People used to assume that kids with significant cognitive/language disabilities couldn’t learn to sound out words or spell, so at school, they often just worked on memorising high-frequency and key environmental words like “toilet” and “exit”, and using picture-based written materials like recipes and shopping lists.
However, kids with significant language disorders and mild-moderate intellectual disabilities often can and do learn to read and spell reasonably well, if taught using a finely-graded linguistic/synthetic phonics approach, targeting phonemic awareness and phonics plus the other key skills of vocabulary, fluency and comprehension.
I’ve even worked with kids whose official Full Scale IQs were 49, but our team was a bit doubtful about how valid the scores were, since they were recent refugees. We had a go at teaching them, and found that after intensive, daily intervention at school they were able to learn to read and spell well enough to participate in mainstream secondary school classes with support.
As a very general rule of thumb, students who can speak in sentences and have conversations can usually learn to read and write, at least to some extent. Yes, they need to do a lot more work than other students, but it’s time and effort well spent. Once they can read and write, this has benefits for their speaking and listening as well as their ability to tackle academic work, their confidence and their independence.
For several years I worked with clients with little or no speech, and my role was to design Augmentative and Alternative Communication and text production systems (scanning arrays, expanded keyboards etc) for them. It was always a relief to work with a client who could spell, because they weren’t limited to a restricted vocabulary, and could type whatever they liked.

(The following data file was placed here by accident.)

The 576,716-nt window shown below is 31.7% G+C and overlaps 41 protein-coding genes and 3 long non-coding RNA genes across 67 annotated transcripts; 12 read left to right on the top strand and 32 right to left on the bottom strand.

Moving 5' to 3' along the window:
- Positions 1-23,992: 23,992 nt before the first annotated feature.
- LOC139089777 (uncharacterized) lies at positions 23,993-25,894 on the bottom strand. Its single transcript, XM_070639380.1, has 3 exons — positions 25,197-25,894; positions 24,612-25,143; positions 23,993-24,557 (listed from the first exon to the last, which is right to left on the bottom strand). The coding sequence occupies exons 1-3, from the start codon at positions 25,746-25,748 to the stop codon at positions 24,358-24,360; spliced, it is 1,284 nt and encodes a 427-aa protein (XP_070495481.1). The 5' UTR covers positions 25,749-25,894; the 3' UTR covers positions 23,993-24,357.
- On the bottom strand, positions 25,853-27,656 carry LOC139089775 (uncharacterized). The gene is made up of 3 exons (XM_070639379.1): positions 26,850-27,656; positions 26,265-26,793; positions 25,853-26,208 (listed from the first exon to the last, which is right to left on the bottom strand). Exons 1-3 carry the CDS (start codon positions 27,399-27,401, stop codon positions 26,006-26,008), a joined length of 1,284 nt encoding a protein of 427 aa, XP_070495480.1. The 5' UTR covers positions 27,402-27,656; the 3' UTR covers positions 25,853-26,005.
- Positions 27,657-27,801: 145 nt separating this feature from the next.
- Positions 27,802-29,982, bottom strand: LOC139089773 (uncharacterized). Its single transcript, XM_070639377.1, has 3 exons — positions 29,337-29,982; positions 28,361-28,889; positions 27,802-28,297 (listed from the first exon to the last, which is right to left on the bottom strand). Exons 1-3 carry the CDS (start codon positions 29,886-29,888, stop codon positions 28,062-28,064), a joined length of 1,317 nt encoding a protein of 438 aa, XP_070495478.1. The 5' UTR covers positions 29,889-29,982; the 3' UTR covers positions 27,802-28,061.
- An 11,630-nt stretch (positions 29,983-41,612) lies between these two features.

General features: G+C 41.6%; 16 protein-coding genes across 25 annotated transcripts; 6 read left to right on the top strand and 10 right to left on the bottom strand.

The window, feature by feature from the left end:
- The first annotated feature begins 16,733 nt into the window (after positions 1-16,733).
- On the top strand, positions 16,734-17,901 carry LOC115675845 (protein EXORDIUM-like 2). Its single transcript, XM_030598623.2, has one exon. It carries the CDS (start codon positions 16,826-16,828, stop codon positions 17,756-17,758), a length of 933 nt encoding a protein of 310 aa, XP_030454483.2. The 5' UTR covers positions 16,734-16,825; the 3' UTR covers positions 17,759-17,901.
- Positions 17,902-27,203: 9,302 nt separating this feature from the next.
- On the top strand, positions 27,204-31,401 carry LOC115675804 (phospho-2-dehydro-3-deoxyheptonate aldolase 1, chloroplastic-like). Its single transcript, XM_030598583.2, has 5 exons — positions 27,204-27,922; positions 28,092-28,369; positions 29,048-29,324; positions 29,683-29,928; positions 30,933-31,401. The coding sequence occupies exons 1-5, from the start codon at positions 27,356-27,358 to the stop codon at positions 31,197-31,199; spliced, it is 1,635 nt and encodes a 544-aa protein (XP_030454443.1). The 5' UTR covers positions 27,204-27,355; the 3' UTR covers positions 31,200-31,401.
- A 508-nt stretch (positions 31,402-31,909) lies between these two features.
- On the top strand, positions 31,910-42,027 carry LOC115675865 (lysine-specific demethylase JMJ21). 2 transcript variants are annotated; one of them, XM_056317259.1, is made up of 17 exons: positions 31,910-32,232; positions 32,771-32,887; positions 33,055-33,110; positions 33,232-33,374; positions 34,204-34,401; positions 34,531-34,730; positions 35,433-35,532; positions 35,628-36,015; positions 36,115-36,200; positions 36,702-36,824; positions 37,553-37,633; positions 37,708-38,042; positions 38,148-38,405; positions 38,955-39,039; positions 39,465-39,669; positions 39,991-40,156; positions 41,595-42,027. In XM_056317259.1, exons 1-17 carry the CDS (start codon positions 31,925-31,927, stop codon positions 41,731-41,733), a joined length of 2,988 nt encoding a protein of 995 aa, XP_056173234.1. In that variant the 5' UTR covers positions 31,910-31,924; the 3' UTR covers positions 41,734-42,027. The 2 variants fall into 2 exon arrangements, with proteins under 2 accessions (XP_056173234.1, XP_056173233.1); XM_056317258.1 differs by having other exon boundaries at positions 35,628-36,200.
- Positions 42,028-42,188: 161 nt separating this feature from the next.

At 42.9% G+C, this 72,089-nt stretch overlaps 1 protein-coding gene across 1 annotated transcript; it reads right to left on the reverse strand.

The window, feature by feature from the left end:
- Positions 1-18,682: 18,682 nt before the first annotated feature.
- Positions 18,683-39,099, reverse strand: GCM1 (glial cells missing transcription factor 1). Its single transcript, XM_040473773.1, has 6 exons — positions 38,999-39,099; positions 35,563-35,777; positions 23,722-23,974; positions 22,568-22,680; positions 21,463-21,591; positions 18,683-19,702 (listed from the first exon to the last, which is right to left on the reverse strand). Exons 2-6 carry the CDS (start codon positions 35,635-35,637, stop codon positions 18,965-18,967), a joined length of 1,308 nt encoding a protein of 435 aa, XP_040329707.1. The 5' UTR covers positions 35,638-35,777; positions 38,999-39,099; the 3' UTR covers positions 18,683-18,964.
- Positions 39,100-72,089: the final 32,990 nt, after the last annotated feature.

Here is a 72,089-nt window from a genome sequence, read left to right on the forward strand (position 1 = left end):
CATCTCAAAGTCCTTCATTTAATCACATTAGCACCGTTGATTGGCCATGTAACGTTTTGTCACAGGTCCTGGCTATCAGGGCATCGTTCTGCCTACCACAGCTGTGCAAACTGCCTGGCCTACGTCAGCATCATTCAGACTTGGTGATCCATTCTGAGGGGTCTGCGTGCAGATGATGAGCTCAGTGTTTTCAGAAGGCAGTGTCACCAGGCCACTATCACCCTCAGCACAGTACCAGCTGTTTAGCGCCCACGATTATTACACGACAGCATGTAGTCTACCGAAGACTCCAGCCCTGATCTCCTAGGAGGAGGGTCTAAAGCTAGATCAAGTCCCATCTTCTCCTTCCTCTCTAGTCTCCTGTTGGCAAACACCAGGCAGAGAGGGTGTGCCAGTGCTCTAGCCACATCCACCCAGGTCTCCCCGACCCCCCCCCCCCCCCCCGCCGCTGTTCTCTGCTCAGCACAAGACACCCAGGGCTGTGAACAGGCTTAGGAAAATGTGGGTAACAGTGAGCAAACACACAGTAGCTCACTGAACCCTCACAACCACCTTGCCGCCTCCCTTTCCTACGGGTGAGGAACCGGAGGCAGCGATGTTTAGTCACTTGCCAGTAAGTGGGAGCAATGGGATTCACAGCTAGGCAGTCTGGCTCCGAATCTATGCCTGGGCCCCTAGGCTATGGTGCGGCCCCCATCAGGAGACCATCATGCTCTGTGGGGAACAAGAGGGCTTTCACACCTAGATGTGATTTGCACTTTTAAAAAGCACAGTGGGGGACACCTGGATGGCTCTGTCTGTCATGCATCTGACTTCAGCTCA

However, a lot of non-speaking people end up with poor literacy skills for a range of reasons, one being that they weren’t taught in the right way, or given enough opportunities to practice.
Nowadays many adults with disabilities want to be able to text, use social media and go on the internet, and many are frustrated by not being literate enough to do this independently.
I’m not sure what’s being taught in Special Education faculties nowadays about literacy, but I know that key suppliers of special education technology still tend to take more of a Whole Language approach to literacy teaching, and not to emphasise synthetic phonics, as also happens in mainstream schools.
Janice Light is a US professor who has a curriculum specifically designed for teaching students who use Augmentative and Alternative Communication. I haven’t tried it out but its description looks great, and I’ve always admired her work, so if anyone in Melbourne gets it, I’d love to take a look at it. It will need some adapting to Australian English if it is to be used here, since it’s in American English.
My workbooks and other resources are being used by some Special Educators, and I’d love to adapt the workbooks for switch and other alternative access, so that people with significant physical disabilities can use them. However, I’m not going to find time to adapt them any time soon. If there is a Speech Pathology or Occupational Therapy or Special Education student out there who’s interested in taking this on, I have the original Boardmaker files, and am all ears.